1. BBC detects flying penguins.
In 2008, the BBC nature series “Miracles of Evolution” traveled to Antarctica to make a feature. Once there, they found something completely overwhelming—flying penguins! The host explained that instead of fighting against the cold of Antarctica, the penguins had learned to fly and in fact had flown to South America, where they were enjoying warmer temperatures. The news of the flying penguins spread like wildfire on the Internet. Check out the BBC’s prank below. It shocked a lot of people on April 1, 2008.
2. The origin of April’s Fool’s Day revealed.
The Associated Press is the world’s largest news agency. So in 1983, when the AP wired “the truth” about the first April Fool’s Day, the world believed it. According to Joseph Boskin, a professor at Boston University, the joke was born in the 300s, when the Roman Emperor Constantine let his court jester, Kugel, run the country for a day. Kugel decided that on this day, everything had to be absurd. Weeks later, Joseph Boskin revealed that he didn’t know the origin of April Fool’s Day and that he was just joking with AP reporter. But the reporter took everything he said seriously…
3. The Dance Band King’s song is the official anthem for Europe.
This might not have shocked millions, but it did get many Swedes to spill their morning coffee. Dance Band King Christer Sjögren participated in Melodifestivalen 2008 with the song “I Love Europe.” Then, on April 1st, P4 Värmland radio announced that Sjogren’s catchy tune would become the official anthem of the European Union. It said that EU PR-General Margot Wallström had proposed the idea to the EU Parliament, who promptly accepted the idea. According to P4 Värmland, the anthem would, among other things, be played when the Commission opened its autumn and spring meetings.
4. Ferrets deliver broadband.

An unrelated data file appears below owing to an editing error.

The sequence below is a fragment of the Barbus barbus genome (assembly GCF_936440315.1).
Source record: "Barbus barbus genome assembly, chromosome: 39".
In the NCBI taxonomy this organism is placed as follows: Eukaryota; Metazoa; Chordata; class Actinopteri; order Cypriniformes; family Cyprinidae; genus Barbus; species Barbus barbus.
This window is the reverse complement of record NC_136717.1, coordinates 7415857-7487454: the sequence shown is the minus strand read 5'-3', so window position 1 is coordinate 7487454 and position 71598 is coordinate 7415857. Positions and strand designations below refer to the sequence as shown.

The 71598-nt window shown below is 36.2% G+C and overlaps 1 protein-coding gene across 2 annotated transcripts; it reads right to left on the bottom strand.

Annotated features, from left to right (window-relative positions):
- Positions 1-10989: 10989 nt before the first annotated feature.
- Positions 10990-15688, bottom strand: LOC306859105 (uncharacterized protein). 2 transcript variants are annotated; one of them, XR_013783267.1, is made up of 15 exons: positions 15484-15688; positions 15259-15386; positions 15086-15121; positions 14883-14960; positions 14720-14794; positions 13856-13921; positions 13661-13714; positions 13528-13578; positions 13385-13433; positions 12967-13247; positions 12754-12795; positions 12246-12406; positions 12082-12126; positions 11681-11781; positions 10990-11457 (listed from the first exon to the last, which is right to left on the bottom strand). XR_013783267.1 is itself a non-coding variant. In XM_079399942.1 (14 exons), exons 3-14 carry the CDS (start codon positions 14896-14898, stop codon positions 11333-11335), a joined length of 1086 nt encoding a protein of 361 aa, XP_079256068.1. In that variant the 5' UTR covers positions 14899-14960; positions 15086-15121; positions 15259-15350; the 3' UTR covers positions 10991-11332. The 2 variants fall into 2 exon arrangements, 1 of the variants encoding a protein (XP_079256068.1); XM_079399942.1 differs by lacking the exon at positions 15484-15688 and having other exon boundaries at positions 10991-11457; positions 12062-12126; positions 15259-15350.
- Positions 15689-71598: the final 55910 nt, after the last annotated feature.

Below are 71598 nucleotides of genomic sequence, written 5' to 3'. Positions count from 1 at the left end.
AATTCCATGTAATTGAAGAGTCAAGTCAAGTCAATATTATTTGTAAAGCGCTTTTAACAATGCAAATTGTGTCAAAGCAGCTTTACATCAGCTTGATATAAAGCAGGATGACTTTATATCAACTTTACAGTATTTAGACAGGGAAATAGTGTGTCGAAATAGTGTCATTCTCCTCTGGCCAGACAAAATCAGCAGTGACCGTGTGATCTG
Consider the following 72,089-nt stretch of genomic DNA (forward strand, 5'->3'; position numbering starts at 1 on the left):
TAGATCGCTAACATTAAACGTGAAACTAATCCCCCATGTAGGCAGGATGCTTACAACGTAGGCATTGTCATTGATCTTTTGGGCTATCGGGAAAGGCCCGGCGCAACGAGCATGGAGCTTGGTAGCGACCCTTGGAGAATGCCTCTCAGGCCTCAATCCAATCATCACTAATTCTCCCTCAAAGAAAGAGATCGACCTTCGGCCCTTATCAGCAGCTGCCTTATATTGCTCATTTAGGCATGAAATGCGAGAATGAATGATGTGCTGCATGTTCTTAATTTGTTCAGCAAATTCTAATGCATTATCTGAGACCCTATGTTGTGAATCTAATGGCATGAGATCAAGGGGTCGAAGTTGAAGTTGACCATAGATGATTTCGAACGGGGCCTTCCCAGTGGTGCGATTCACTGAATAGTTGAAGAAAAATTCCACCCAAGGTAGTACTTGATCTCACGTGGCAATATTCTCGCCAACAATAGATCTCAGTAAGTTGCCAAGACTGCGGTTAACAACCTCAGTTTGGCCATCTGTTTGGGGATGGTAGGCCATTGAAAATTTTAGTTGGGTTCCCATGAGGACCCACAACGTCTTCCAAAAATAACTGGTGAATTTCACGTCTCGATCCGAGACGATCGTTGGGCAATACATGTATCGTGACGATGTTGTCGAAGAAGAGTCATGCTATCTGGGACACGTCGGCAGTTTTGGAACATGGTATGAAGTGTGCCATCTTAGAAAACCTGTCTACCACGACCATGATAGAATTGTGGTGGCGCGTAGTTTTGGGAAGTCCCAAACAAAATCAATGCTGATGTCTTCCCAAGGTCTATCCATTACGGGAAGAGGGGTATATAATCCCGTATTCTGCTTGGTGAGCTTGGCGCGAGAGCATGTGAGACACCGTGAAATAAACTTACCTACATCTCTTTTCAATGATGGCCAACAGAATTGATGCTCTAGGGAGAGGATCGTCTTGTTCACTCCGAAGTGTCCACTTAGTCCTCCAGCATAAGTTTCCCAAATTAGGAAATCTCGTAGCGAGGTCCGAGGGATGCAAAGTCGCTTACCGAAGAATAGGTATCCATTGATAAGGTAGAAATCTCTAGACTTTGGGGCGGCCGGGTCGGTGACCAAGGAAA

In 2010, the Daily Telegraph revealed that a group of specially trained ferrets had been using new technology for over a year to provide broadband in rural areas. The ferrets wore shirts that contained a microchip that made it possible to analyze damage to the broadband network. The Daily Telegraph “news” was too improbable to be taken up by the world press…
In 1965, the BBC reported that a professor at the University of London had invented something he called “Smell-o-vision.” The highly advanced technology meant that you could experience the smells from your favorite TV shows and movies through your living room TV. The professor demonstrated the technology by transmitting coffee and onions through his Smell-o-vision machine. Then, he asked viewers to call in if they smelled anything. Viewers from all over England came forward and confirmed that they had indeed experienced the smells.
6. Spaghetti cultivation in Switzerland.
Spaghetti grows on trees. At least on April 1, 1957 in Switzerland. The BBC did a feature in which it claimed that it went to Switzerland and picked spaghetti from trees.
Check it out below. It’s fantastic!
7. Live Pokemon!
In 2014, Google delivered a revolutionary innovation to the gaming world. Via Google Maps, it could now capture Pokemon in real life! All you had to do was enable the feature on your smartphone and go out on the street and start hunting for the entire collection. “The news” was enormously well received by Pokémon fans around the world. But they were soon disappointed when they realized it was launched on April 1st…
8. Netflix’s remarkable revival.
In recent years, Netflix has exploded in popularity. On April 1, 2014, the popular streaming site raised quite a few eyebrows when it revealed that it would air two new original films. The first was called “Sizzling Bacon,” an action movie with a frying pan and a package of bacon in its lead roles. The other was called “Grilled Chicken” and was a 73-minute-long drama…
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